These days, Android is a bit of a hot topic, for many reasons that we all know. It seems that a new device is released every week, the operating system is open source, so everybody can at least play with it and integrate low-level software, applications can be deployed, and most likely much more.
Android does not offer a Secure Element interface. Of course, Android phones are able to interact with SIM cards, but applications have no access to the cards, or to any other Secure Element (SE). And of course, forget about NFC access. Will that last? Of course not, as manufacturers and other service providers will make sure that they can build Android applications that use secure elements.
Apparently, Giesecke&Devrient has really started that war, by announcing a security solution for devices running Android. This is a combination of two things: a MicroSD card that embeds a smart card chip, and software that allows the Android platform to access it.
Cartes is about 10 days from now, so we can expect a few more announcements and demos to be made there. Trusted Logic has already announced a NFC stack for Android, and I bet that more will come.
For now, we can take a closer look to the G&D solution, especially because they have published their software on a Google Code Project.
This project is still evolving, so what I am writing is is a snapshot of its state on November 4, 2009. One of the latest additions is a paper called Security and Trust for Android. This paper contains a lot of information, as well as a nice vision, but it is also a bit confusing, and remains a proposal, as stated in the introduction.
This paper deserves to be read, though. Its main vision is that there are many SE’s that can be used (SIM card, MicroSD, TrustZone, Software SE), with different properties, and in particular with different security levels. Nevertheless, the paper insists on the fact that all these SE’s should be accessible through a regular API, and that there should be a similar way to program applications on all these SE’s. Now, that’s an interesting vision, although it is kind of hard to achieve (for instance, SIMs and MicroSDs both use Java Card applets, whereas TrustZone and software SE’s are usually based on native applications.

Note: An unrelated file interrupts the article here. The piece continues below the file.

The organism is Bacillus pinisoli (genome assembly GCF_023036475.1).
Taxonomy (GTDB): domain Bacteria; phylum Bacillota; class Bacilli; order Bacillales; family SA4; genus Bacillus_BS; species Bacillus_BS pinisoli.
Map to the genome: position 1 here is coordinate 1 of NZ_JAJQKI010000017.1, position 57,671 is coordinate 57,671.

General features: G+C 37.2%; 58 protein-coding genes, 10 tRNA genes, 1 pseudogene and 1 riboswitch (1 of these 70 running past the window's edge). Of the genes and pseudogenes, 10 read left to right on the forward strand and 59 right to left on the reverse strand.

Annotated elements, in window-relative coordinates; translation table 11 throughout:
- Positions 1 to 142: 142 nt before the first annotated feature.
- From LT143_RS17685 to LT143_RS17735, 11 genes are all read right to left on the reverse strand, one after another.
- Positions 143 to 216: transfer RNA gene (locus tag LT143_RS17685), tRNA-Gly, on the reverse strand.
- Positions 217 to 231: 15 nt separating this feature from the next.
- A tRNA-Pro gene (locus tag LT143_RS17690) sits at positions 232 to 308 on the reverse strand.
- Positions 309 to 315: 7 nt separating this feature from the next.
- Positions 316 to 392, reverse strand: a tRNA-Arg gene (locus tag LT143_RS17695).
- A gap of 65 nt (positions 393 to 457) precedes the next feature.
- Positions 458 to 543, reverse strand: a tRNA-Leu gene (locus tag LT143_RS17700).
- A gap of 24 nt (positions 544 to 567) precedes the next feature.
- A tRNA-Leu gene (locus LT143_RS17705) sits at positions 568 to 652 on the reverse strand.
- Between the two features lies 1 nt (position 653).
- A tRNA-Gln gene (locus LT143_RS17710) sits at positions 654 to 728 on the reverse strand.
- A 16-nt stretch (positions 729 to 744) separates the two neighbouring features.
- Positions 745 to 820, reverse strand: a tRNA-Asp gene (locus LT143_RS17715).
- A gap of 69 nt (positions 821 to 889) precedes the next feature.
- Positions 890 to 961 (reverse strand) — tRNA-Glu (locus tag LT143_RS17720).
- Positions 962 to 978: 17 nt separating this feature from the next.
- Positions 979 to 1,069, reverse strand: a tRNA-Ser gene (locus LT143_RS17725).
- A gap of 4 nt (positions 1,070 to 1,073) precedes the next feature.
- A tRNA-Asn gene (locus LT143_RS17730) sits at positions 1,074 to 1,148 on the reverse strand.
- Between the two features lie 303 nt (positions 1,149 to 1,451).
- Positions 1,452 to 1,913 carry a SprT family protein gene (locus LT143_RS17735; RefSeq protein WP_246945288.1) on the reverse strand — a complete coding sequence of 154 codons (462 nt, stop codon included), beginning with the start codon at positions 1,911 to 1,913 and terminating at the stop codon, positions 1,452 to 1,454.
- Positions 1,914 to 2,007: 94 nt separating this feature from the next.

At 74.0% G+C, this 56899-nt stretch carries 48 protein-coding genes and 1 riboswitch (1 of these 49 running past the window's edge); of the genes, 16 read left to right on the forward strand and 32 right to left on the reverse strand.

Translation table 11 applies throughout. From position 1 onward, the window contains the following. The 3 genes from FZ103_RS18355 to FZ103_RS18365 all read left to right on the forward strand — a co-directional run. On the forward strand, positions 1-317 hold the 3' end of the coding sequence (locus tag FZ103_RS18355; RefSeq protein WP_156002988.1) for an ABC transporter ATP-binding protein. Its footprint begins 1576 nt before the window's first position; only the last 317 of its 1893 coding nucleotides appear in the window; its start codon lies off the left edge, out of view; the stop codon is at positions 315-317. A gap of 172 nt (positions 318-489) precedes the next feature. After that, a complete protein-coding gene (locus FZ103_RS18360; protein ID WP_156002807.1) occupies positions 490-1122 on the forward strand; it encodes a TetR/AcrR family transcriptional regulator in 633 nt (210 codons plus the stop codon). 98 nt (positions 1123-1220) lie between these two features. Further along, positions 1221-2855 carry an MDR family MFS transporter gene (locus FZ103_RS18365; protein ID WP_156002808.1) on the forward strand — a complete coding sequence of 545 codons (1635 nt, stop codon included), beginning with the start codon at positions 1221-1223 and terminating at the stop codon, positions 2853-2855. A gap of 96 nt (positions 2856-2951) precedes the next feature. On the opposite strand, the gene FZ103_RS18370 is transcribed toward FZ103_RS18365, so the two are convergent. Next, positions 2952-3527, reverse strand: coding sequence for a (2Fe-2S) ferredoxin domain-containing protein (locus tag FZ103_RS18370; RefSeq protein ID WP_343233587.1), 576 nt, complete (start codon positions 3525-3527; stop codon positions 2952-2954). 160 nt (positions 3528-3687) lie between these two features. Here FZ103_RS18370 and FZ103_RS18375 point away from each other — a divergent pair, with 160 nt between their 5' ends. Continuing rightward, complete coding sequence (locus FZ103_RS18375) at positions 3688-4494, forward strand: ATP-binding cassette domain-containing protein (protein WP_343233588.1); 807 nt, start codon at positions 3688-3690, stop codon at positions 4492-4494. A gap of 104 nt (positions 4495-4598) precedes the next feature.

I have not looked in great details at what they offer, and I have not tried to use the software. However, I did take a look at the samples, in particular at the one based on the native interface. This interface looks quite nice and simple, and the sample is far easier to read than the one based on PC/SC.
Basically, this effort looks like a good way of making a SE interface available on Android, and to offer a way to interface with a particular kind of SE. This looks like basic software, and I am sure that we will need to consider many more aspects, like security, access control, and more. However, this is not the goal here, as the proof-of-concept definitely is the important part. Completeness (and complexity) will come later.
I would love to say more about the technical details, but it is late, and trying these things out takes time. I will therefore come back later to that topic. For now, I will close with a few non-technical comments:
- I like the fact that G&D has made the software open source. Obviously, the Android drivers and APIs are not how they intend to make money, so this sounds like the natural thing to do. However, this is the smart card industry, and secret is usually considered better.
- Hopefully, G&D will also work with the other actors of the industry in order to make this API the best possible. Since this would add more weight to their proposal, it also sounds like a natural thing to do.
- Even more hopefully, the industry as a whole will make sure that the Android developer community actually understands how to use these Secure Elements. This will require a strong educational message, which is just started by the G&D white paper.
The last remark goes to the Secure MicroSD product, together with its Android integration. It is a composite product, integrating a large memory and a smart card microcontroller; in addition, it is integrated on a Web-oriented platform. Well, that sure looks like a great target for Java Card 3.0 and its servlets. This would even greatly simplify the API requirements at the Android level, and also greatly enhance the appeal of the solution to Android developers.